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Evaluate Client Connectivity

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Core Network
Isolated Networks
Disconnected Individual Computers
Test and Development Labs

Each Volume Activation method is best suited to a particular network configuration. To select the best activation method or methods for the organization, assess the network environment to identify how different groups of computers connect to the network. Connectivity to the corporate network, Internet access, and the number of computers that regularly connect to the corporate network are some of the important configuration characteristics to identify. Most medium- to large-sized organizations use a combination of activation methods because of the varied ways their client computers connect to the networks.

KMS is the recommended activation method for computers that are well connected to the organization’s core network or that have periodic connectivity, such as computers that are offsite. MAK is the recommended activation method for computers that are offsite with limited connectivity or that cannot connect to the core network because of security restrictions. These include computers in lab and development environments that are isolated from the core network.

Table 1 lists common network configurations and the best practice recommendations for each configuration. Each solution factors in the number computers and network connectivity of the activation clients.

Table 1   Planning Considerations by Network Infrastructure

Network Infrastructure

Recommendations

Considerations

Core network

Well-connected local area network (LAN)

Most common scenario

If total computers > KMS activation threshold:

  • Small (<100 machines): KMS host = 1

  • Medium (>100 machines): KMS host ≥ 1

  • Enterprise: KMS host > 1

If total computers ≤ KMS activation threshold:

  • MAK (by telephone or Internet)

  • MAK Proxy

  • Minimize the number of KMS hosts

  • Each KMS host must consistently maintain a count of total machines > KMS activation threshold

  • KMS hosts are autonomous

  • KMS host is activated by telephone or Internet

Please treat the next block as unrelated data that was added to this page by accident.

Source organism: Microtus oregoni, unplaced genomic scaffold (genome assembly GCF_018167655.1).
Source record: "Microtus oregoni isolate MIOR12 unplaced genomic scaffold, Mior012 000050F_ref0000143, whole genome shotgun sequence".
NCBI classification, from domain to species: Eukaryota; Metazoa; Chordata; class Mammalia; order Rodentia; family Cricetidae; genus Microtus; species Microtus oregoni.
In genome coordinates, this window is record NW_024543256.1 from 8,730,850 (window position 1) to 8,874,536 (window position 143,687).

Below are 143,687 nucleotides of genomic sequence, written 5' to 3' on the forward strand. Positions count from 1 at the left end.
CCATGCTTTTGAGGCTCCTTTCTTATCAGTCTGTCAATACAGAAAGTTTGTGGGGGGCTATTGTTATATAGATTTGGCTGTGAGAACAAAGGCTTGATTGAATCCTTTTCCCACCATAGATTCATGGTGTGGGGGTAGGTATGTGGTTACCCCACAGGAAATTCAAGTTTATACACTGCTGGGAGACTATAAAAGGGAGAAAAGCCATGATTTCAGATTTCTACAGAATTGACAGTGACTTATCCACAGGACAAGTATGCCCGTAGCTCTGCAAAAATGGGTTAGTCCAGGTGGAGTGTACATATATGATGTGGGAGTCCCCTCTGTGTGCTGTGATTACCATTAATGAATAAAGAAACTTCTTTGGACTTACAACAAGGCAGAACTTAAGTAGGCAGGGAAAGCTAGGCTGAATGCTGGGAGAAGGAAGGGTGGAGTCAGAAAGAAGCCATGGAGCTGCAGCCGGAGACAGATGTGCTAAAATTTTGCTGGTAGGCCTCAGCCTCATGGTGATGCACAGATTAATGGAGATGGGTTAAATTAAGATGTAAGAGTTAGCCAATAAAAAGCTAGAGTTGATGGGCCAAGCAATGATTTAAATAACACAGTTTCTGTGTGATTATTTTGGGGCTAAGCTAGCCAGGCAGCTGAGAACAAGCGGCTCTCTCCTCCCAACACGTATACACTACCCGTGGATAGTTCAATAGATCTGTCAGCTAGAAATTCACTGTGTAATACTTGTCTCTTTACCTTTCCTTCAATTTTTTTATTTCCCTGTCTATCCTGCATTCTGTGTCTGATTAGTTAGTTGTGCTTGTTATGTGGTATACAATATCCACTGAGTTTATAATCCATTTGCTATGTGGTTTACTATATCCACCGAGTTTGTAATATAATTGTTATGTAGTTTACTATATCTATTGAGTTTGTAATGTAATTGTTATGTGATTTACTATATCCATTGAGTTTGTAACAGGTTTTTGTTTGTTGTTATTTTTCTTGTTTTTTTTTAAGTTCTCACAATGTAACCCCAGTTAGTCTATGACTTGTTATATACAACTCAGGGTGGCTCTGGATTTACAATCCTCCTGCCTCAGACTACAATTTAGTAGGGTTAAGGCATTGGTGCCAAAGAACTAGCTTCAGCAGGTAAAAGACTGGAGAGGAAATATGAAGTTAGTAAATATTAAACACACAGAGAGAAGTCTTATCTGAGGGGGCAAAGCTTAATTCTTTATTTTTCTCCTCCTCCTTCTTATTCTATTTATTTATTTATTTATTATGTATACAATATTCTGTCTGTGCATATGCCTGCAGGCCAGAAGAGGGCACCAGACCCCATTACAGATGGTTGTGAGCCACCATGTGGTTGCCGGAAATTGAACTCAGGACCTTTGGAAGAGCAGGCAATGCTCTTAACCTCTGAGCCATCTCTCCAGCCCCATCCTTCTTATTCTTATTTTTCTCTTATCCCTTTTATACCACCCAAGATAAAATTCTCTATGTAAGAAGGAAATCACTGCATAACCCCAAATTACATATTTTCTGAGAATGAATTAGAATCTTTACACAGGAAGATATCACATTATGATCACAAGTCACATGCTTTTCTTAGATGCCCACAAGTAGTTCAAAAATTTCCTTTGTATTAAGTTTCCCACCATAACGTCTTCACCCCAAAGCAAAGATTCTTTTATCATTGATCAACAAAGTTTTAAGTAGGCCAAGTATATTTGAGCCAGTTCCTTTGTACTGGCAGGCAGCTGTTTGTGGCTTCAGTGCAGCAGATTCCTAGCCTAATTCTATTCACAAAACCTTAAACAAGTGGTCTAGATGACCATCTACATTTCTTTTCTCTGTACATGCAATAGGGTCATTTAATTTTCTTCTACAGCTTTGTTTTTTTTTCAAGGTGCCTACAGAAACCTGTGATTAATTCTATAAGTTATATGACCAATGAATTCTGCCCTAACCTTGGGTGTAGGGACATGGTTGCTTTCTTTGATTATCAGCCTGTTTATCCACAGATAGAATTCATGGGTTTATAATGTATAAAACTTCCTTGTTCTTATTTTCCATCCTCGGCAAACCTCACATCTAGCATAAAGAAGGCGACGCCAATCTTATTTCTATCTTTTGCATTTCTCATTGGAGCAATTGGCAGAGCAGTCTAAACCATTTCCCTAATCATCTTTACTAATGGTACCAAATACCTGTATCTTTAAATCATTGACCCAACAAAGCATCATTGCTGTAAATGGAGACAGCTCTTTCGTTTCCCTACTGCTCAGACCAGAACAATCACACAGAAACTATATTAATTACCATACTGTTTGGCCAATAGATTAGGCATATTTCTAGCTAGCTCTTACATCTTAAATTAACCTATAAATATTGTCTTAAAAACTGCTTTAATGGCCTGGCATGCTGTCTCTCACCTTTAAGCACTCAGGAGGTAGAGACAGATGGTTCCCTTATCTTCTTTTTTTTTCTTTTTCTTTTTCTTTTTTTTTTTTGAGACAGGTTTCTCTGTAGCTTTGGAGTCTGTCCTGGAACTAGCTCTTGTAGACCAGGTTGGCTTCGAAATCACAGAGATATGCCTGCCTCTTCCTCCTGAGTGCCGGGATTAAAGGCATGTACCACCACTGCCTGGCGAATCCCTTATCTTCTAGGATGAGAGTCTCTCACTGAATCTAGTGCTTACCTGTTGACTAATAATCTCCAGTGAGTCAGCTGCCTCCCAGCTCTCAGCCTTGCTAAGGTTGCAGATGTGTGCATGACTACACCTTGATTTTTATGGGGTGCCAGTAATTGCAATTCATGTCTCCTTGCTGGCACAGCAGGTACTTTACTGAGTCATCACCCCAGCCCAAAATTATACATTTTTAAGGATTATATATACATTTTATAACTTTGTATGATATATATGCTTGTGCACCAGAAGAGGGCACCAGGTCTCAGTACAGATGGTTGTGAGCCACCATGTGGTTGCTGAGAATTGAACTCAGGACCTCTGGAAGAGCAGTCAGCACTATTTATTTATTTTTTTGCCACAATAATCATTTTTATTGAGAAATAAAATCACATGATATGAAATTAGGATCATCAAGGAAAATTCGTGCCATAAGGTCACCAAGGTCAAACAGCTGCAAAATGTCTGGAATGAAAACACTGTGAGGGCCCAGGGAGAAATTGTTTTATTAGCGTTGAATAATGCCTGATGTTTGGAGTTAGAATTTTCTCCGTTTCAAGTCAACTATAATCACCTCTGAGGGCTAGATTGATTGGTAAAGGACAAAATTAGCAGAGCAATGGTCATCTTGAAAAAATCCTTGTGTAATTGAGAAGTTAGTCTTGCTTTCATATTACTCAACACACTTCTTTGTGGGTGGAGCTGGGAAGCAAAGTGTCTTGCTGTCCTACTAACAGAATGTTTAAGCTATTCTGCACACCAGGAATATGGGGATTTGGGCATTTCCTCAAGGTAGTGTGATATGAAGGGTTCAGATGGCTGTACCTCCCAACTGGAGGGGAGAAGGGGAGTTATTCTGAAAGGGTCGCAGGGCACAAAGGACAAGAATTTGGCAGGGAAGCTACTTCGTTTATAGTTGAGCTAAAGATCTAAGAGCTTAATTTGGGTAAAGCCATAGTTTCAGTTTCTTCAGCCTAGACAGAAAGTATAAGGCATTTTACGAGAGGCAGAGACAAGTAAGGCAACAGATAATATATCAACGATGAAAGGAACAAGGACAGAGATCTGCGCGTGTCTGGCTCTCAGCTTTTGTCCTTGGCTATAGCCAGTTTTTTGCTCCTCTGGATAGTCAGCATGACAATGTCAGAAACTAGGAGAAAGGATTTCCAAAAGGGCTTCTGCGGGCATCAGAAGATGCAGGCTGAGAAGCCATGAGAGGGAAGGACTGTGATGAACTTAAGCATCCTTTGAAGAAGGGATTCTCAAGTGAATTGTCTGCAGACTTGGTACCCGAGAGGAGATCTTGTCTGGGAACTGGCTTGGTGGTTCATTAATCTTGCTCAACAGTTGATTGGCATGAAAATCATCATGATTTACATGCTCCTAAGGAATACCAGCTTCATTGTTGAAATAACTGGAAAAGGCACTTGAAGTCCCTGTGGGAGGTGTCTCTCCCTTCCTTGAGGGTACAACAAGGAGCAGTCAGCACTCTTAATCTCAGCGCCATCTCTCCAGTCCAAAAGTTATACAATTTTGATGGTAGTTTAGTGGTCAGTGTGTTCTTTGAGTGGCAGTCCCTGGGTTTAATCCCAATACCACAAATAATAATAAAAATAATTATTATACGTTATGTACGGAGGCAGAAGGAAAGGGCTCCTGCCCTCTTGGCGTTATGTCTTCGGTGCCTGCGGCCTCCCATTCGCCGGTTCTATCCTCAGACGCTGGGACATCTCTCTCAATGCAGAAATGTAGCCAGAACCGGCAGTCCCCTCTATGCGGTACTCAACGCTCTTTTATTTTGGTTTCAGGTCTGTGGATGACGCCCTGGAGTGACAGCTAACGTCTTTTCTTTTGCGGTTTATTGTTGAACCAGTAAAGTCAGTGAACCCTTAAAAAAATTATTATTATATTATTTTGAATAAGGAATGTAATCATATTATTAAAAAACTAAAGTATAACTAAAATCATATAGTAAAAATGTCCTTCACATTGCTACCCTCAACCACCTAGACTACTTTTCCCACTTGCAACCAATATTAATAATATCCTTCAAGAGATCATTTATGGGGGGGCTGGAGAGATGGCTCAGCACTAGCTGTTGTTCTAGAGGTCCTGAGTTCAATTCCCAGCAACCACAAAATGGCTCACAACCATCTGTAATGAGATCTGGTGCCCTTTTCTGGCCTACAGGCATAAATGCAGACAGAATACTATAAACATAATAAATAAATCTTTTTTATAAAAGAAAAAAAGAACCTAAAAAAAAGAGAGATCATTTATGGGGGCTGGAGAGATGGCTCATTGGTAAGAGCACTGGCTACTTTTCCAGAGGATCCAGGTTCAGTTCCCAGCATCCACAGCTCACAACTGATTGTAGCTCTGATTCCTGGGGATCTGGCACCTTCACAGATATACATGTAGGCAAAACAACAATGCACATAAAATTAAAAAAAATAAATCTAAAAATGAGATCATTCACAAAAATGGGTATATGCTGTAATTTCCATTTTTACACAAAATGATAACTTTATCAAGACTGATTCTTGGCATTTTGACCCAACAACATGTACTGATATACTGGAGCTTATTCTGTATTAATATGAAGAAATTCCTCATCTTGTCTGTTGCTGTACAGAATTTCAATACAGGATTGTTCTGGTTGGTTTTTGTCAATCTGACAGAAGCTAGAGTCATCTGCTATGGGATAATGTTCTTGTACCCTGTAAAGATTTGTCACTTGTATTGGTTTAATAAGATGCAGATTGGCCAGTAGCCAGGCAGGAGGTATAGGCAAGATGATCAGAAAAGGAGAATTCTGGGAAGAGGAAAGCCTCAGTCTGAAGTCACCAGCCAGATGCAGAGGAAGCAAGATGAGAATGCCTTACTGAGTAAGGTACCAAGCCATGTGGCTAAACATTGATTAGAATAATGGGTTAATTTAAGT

Isolated network

Branch office, high-security network segments, perimeter networks

Well-connected zoned LAN

If ports on firewalls can be opened between KMS clients and hosts:

  • Use KMS hosts in core network

If policy prevents firewall modification:

  • Use local KMS hosts in an isolated network

  • MAK (by telephone or Internet)

  • MAK Proxy

  • Firewall configuration

    • RPC over TCP (TCP port 1688)

    • Initiated by the client

  • Change management on firewall rule sets

Test or development lab

Isolated network

If total computers > KMS activation threshold:

  • KMS host = 1 (per isolated network)

If total computers ≤ KMS activation threshold:

  • No activation (reset grace period)

  • MAK (by telephone)

  • MAK Proxy performed manually

  • Variable configuration

  • Limited number of computers

  • KMS host and MAK activation through telephone; MAK Proxy performed manually

Individual disconnected computer

No connectivity to the Internet or core network

Roaming computers that periodically connect to the core network or connect through a virtual private network (VPN)

Roaming computers with Internet access but no connection to the core network

For clients that connect periodically to the core network:

  • Use the KMS hosts in the core network

For clients that never connect to the core network or have no Internet access:

  • MAK (by telephone)

For networks that cannot connect to the core network:

  • If total computers > KMS activation threshold:

    1. Small: KMS host = 1

    2. Medium: KMS host ≥ 1

    3. Enterprise: KMS host > 1

  • If total computers ≤ KMS activation threshold, MAK Independent or MAK Proxy performed manually

For clients that never connect to the core network but have Internet access:

  • MAK (by Internet)

  • Restricted environments or networks that cannot connect to other networks

  • KMS host can be activated, moved to disconnected network

  • KMS host and MAK activation by telephone; MAK Proxy performed manually

The following sections describe examples of Volume Activation solutions in heterogeneous corporate environments that require more than one activation method. Each scenario has a recommended activation solution, but some environments may have infrastructure or policy requirements that are best suited to a different solution.

Core Network

A centralized KMS solution is recommended for computers on the core network. This solution is for networks that have well-connected computers on multiple network segments that also have a connection to the Internet. Figure 2 shows a core network with a KMS host.

Figure 2   Core network scenario

Figure 2   Core network scenario

Note   A KMS host can be installed on a virtual machine, but select a virtual machine that is unlikely to be moved to a different host computer. If the virtual KMS host is moved to a different host computer, the operating system detects the change in the underlying hardware, and the KMS host must reactivate with Microsoft. KMS hosts can activate with Microsoft up to nine times.

Isolated Networks

Many organizations have networks that are separated into multiple security zones. Some networks have a high-security zone that is isolated because it has sensitive information, while other networks are separated from the core network because they are in a different physical location (such as branch office locations).

High-Security Zone